Celiac disease in children with persistent diarrhea and failure to thrive

Sina Aziz, Rana Muzaffar, Mirza Naqi Zafar, Ayesha Mehnaz, Muhammad Mubarak, Zaigham Abbas, Syed Ali Anwar Naqvi, Adibul Hasan Rizvi

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22 Citations (Scopus)


Objective: To determine the frequency of celiac disease (CD) in children with failure to thrive (FTT) and/ or persistent diarrhea (PD) not responding to conventional therapy. Design: Cross-sectional study. Place and Duration of Study: Gastroenterology Unit of Sindh Institute of Urology and Transplantation (SIUT), from January 2002 to January 2004. Patients and Methods: Forty nine children and adolescents with PD (defined as diarrhea greater than 14 days duration) and / or FTT (based on anthropometrical indicators, i.e. weight for length below the 5th centile) were included in the study. Demographic data, weaning practices, breast feeding and family history of CD were documented. Laboratory workup included tissue transglutaminase antibody IgA (tTGA), IgA and IgG antigliadin antibodies (IgA AGA and IgG AGA), HLA typing, upper gastrointestinal endoscopy (EGD) with distal duodenal biopsy (where allowed by parents) and anthropometric data. CD diagnosis was in accordance with the "Guidelines for the diagnosis of and treatment of CD for children" by NASPGHAN. Mann-Whitney U-test, Chi-square test and Fisher's exact test were used for analysis as applicable. Results: Forty nine patients (25 [51%] males) with FTT and or PD were included. The mean (± SD) age, height, weight and BMI were: 10.1 ±6.2 years (range, 1-20 years), 107.0 ± 31.7 cm (45-180 cm), 19.04 ± 12.5 kg (3-68 kg) and 16.12 ±12.58 kg/cm2 respectively. FTT was present in 30 (61%) patients. Thirty four (69%) children had a history of PD, 38 (77%) had a significant history of weight loss and 32 (65%) children had short stature. Majority of the children (88%) were breast fed. Weaning was started at 6 months of age in 40% and included mixed diet according to age. Protuberant abdomen was present in 26 (53%). Elevated tTGA was significantly (p<0.001) more frequent in patients with CD. HLA-DQ2 and DQ8 haplotypes were positive in 18 (60%) of these patients. Thirty (61%) patients were positive for CD based on Marsh criteria. CD diagnosis was supported by positive tTGA and/ or AGA tests. Majority i.e. 28/30 patients had Marsh stage 3 disease, while 22/30 patients with CD also had PD. Four CD patients were found to suffer from protein calorie malnutrition (PCM). Conclusion: Children who fail to thrive with or without PD may have CD. A positive tTGA test in these children is a useful aid in making a CD diagnosis. Majority of CD positive children were found to carry HLA DQ2 or DQ8 genes. Thus, HLA typing could be used to determine genetic disposition to CD. Majority of FTT had Marsh stage 3 changes on histopathology.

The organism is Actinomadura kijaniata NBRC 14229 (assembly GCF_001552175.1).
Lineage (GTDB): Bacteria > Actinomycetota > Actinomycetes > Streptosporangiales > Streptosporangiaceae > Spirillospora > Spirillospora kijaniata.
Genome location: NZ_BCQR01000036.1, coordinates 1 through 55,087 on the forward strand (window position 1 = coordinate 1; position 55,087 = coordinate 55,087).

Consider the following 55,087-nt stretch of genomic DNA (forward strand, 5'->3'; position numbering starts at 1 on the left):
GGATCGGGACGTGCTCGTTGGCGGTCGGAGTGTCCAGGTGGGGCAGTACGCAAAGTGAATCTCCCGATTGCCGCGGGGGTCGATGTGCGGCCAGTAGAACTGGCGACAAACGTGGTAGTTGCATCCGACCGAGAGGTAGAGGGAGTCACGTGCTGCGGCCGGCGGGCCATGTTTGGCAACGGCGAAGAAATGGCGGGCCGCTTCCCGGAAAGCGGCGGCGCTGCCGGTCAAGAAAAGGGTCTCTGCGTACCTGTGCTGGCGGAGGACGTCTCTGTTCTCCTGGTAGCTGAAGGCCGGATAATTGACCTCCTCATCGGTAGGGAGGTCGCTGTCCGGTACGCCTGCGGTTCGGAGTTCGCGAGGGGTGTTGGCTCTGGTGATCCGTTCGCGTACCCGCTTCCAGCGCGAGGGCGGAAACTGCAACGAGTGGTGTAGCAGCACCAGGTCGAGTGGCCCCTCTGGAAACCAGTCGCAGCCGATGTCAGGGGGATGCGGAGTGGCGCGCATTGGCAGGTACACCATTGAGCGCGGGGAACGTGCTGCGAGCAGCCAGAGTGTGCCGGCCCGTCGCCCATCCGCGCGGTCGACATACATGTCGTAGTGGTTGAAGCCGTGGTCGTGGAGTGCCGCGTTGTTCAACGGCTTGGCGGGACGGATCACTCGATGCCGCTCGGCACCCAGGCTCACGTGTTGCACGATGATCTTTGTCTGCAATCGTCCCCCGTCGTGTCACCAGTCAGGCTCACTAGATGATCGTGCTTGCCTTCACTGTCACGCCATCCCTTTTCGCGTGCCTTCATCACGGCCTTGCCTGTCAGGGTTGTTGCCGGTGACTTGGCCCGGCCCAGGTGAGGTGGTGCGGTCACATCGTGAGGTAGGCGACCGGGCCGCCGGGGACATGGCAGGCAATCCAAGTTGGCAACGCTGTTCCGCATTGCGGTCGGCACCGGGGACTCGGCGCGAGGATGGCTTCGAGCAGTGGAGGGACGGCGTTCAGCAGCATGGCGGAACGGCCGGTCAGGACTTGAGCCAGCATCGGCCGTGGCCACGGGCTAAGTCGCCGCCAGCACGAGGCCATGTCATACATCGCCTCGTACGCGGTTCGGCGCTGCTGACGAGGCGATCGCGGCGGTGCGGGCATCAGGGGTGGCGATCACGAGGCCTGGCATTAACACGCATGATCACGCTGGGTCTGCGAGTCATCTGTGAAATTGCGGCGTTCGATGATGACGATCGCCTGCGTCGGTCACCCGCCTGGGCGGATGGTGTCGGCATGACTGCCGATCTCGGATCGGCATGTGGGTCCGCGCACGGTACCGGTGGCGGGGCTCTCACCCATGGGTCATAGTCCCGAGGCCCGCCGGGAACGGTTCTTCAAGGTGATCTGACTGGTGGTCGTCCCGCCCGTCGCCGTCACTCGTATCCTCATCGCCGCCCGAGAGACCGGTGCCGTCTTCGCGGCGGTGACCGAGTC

Original languageEnglish
Pages (from-to)554-557
Number of pages4
JournalJournal of the College of Physicians and Surgeons--Pakistan : JCPSP
Issue number9
Publication statusPublished - Sept 2007
Externally publishedYes


  • Celiac disease
  • Children
  • Failure to thrive
  • HLA type
  • Persistent diarrhoea


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